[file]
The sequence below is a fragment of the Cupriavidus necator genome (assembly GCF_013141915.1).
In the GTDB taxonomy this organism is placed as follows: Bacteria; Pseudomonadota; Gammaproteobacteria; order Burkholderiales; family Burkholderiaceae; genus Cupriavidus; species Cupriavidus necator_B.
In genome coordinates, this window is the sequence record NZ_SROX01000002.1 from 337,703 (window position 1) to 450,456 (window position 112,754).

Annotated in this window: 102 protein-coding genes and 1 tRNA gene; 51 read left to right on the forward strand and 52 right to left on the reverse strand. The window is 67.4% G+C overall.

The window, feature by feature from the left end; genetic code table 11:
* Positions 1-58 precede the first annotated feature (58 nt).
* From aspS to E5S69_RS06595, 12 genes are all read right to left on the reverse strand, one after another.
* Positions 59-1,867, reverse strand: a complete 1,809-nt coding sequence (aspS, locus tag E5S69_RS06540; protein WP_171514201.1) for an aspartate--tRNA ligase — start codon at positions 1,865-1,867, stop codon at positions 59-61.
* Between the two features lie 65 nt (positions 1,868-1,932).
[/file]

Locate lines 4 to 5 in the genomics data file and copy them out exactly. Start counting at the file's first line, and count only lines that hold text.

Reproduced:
Annotated in this window: 102 protein-coding genes and 1 tRNA gene; 51 read left to right on the forward strand and 52 right to left on the reverse strand. The window is 67.4% G+C overall.

The window, feature by feature from the left end; genetic code table 11: